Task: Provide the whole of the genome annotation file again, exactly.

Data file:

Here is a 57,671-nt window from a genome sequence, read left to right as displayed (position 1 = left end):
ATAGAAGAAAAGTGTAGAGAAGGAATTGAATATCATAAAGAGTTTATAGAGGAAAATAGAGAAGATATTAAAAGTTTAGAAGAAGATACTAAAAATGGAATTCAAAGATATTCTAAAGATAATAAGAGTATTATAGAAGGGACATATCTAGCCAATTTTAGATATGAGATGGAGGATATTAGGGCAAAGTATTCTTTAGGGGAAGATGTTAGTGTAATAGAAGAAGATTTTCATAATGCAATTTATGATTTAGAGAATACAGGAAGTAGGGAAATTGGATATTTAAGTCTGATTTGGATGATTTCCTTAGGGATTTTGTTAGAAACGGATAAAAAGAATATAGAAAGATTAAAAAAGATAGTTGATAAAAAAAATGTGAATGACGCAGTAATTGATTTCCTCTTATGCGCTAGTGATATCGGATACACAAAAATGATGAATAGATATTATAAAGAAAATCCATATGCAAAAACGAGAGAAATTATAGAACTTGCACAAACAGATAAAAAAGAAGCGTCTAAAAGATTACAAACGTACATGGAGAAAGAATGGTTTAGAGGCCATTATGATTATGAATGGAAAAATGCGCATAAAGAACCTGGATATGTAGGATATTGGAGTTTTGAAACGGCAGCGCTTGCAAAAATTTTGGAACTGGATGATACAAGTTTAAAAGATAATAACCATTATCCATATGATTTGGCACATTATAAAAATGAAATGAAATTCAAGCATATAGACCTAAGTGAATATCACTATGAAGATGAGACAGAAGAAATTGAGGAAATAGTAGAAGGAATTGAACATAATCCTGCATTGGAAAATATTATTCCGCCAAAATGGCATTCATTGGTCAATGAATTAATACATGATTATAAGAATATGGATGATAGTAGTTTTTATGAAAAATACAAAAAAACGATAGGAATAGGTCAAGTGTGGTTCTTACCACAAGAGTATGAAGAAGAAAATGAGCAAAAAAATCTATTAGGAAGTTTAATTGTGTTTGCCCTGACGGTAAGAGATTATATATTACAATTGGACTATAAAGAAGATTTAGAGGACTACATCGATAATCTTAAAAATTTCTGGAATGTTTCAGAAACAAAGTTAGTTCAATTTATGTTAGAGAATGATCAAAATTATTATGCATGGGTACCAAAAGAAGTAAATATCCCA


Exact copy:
Here is a 57,671-nt window from a genome sequence, read left to right as displayed (position 1 = left end):
ATAGAAGAAAAGTGTAGAGAAGGAATTGAATATCATAAAGAGTTTATAGAGGAAAATAGAGAAGATATTAAAAGTTTAGAAGAAGATACTAAAAATGGAATTCAAAGATATTCTAAAGATAATAAGAGTATTATAGAAGGGACATATCTAGCCAATTTTAGATATGAGATGGAGGATATTAGGGCAAAGTATTCTTTAGGGGAAGATGTTAGTGTAATAGAAGAAGATTTTCATAATGCAATTTATGATTTAGAGAATACAGGAAGTAGGGAAATTGGATATTTAAGTCTGATTTGGATGATTTCCTTAGGGATTTTGTTAGAAACGGATAAAAAGAATATAGAAAGATTAAAAAAGATAGTTGATAAAAAAAATGTGAATGACGCAGTAATTGATTTCCTCTTATGCGCTAGTGATATCGGATACACAAAAATGATGAATAGATATTATAAAGAAAATCCATATGCAAAAACGAGAGAAATTATAGAACTTGCACAAACAGATAAAAAAGAAGCGTCTAAAAGATTACAAACGTACATGGAGAAAGAATGGTTTAGAGGCCATTATGATTATGAATGGAAAAATGCGCATAAAGAACCTGGATATGTAGGATATTGGAGTTTTGAAACGGCAGCGCTTGCAAAAATTTTGGAACTGGATGATACAAGTTTAAAAGATAATAACCATTATCCATATGATTTGGCACATTATAAAAATGAAATGAAATTCAAGCATATAGACCTAAGTGAATATCACTATGAAGATGAGACAGAAGAAATTGAGGAAATAGTAGAAGGAATTGAACATAATCCTGCATTGGAAAATATTATTCCGCCAAAATGGCATTCATTGGTCAATGAATTAATACATGATTATAAGAATATGGATGATAGTAGTTTTTATGAAAAATACAAAAAAACGATAGGAATAGGTCAAGTGTGGTTCTTACCACAAGAGTATGAAGAAGAAAATGAGCAAAAAAATCTATTAGGAAGTTTAATTGTGTTTGCCCTGACGGTAAGAGATTATATATTACAATTGGACTATAAAGAAGATTTAGAGGACTACATCGATAATCTTAAAAATTTCTGGAATGTTTCAGAAACAAAGTTAGTTCAATTTATGTTAGAGAATGATCAAAATTATTATGCATGGGTACCAAAAGAAGTAAATATCCCA